GMAT Integrated Reasoning (IR) – While attempting the GMAT Integrated Reasoning section, the candidate will use a lot of space on the GMAT Scratch Paper, but since there are just 12 question prompts, 9 sheets on a single GMAT Scratch Paper would suffice. However, organizing the paper would be the key, since most of the GMAT IR question types have two or three parts, and thus, spending about half a page per problem would keep the work discrete. Candidates can also draw a horizontal line halfway down the page to work in discrete space and keep the steps organized as well.

    GMAT Quantitative Aptitude – Once the 8-minute break starts before the initiation of the GMAT Quantitative Aptitude section, the candidate can get a fresh booklet by turning in the old scratch paper. While there are occasional reports from various test takers that the test center proctors sometimes don’t want to give a fresh pad if the candidate has not used up the existing pad. However, as per the Graduate Management Admission Council (GMAC), the candidate is allowed to ask for a fresh pad even if the existing pad is not completely used up.

    An expert has even suggested that the GMAT scratch paper organization method can help the candidate in keeping track of remaining questions, specifically for the GMAT Quantitative Aptitude section. The candidate can follow the below-mentioned guidelines for dividing the scratch paper into different parts:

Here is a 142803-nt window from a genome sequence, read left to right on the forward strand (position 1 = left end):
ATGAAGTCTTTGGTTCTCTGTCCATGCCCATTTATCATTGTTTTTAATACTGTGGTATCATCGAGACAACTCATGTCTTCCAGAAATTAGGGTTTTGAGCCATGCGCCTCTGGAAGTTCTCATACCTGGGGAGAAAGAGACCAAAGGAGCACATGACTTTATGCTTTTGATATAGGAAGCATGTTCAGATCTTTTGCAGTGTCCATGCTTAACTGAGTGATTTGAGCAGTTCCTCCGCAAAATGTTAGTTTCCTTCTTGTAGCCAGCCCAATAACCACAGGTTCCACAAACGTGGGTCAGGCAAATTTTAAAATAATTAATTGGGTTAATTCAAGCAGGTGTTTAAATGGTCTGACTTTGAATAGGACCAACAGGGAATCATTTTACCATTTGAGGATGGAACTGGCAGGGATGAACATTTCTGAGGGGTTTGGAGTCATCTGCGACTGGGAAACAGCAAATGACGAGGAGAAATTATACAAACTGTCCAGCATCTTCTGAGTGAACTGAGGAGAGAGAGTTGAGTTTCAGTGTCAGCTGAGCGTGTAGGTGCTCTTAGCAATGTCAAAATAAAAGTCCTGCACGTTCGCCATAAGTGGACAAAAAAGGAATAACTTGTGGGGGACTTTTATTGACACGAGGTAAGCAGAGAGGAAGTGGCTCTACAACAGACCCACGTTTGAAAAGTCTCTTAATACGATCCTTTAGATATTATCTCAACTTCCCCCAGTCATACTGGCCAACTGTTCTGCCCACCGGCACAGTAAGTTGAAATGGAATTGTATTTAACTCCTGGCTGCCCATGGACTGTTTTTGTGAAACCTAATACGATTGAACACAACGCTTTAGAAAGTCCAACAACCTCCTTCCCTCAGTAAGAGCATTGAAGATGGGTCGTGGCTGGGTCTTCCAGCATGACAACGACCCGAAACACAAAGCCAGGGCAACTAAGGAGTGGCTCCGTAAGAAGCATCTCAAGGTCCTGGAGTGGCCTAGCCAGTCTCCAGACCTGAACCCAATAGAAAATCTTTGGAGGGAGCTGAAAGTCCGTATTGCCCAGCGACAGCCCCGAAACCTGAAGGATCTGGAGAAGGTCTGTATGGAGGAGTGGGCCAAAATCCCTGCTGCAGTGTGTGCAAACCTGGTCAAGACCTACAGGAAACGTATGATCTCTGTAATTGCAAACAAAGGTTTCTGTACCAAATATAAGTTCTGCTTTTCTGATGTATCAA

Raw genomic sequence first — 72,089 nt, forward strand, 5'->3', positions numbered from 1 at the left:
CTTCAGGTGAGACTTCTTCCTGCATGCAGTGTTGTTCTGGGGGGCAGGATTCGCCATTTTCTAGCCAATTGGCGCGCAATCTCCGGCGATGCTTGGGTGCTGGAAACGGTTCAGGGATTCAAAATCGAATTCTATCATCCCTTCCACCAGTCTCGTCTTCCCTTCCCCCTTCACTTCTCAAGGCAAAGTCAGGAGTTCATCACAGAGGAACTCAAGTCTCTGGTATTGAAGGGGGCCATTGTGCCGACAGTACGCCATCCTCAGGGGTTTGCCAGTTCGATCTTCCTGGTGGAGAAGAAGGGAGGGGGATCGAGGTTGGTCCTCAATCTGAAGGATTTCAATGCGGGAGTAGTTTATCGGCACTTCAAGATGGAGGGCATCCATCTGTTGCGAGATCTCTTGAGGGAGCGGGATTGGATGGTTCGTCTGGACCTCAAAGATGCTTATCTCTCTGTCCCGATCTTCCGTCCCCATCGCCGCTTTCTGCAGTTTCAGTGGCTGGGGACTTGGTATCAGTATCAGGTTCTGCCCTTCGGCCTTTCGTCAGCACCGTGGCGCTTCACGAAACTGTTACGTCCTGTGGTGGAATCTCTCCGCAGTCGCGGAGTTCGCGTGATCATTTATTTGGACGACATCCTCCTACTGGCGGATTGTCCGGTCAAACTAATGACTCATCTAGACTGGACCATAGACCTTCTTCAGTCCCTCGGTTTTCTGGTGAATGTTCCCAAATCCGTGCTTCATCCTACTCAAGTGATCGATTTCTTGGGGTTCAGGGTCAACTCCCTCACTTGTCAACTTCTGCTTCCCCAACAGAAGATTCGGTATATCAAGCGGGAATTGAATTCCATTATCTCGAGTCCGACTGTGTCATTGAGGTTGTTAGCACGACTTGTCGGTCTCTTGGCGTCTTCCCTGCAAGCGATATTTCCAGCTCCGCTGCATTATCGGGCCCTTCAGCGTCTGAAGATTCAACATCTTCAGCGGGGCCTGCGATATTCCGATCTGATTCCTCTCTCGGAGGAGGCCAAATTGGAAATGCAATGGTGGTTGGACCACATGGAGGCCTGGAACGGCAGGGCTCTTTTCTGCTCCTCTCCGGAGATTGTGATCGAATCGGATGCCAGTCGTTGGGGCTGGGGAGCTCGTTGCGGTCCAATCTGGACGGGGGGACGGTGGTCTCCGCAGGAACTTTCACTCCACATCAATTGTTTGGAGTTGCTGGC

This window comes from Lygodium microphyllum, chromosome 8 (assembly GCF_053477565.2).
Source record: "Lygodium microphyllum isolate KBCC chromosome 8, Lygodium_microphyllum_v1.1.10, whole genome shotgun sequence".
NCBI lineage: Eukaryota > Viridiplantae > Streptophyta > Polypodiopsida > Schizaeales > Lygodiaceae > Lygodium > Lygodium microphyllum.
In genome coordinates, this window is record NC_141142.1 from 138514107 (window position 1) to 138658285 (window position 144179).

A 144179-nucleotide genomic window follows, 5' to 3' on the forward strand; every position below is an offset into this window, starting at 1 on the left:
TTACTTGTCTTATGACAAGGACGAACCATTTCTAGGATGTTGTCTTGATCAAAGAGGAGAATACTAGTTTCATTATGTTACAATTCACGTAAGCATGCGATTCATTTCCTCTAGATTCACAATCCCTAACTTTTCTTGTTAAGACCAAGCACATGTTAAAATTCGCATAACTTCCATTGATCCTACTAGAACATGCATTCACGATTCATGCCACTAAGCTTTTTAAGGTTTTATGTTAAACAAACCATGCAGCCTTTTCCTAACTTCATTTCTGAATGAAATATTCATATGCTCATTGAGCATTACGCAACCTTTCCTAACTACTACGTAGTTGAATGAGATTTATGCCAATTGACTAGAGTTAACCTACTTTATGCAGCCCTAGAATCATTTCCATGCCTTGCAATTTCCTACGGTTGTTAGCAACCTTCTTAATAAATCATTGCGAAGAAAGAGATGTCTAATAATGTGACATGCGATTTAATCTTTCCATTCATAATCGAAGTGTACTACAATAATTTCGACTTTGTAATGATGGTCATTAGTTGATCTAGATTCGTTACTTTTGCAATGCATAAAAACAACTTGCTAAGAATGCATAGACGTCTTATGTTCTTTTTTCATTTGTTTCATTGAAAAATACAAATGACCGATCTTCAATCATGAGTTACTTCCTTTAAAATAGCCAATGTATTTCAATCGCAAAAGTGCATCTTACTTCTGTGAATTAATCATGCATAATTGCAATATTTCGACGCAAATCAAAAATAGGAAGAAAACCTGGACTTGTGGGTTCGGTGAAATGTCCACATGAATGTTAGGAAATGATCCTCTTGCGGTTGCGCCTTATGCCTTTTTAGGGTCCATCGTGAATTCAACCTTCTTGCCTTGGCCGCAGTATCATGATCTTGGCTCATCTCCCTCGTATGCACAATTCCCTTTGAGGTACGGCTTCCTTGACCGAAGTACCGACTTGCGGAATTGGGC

• The Scratch paper has 9 sheets of scrap paper. Now in order to divide the scratch paper to flip to the last page and draw a cross on the page, divide it into 4 quadrants and write “Done!” in the lower-right corner.
    • Now, the candidate should flip to the second last page and similarly divide that one into quarters. However, this time write “8” in the lower-right corner and follow the same step-up till the first page. The numbers would be in the multiples of 8.
    • The trick is to add space for the remaining one question. On the first page, divide the page into 5 sections, not 4.
    • Thus, now there are 37 discrete spaces to complete the 37 problems of GMAT Quantitative Aptitude section and as mentioned earlier, what’s more to this is that as each and every page is finished, the candidate will know exactly how much time should be left on the clock. So, in case the candidate is more than about 2 minutes off in either direction, increasing the speed will be necessary.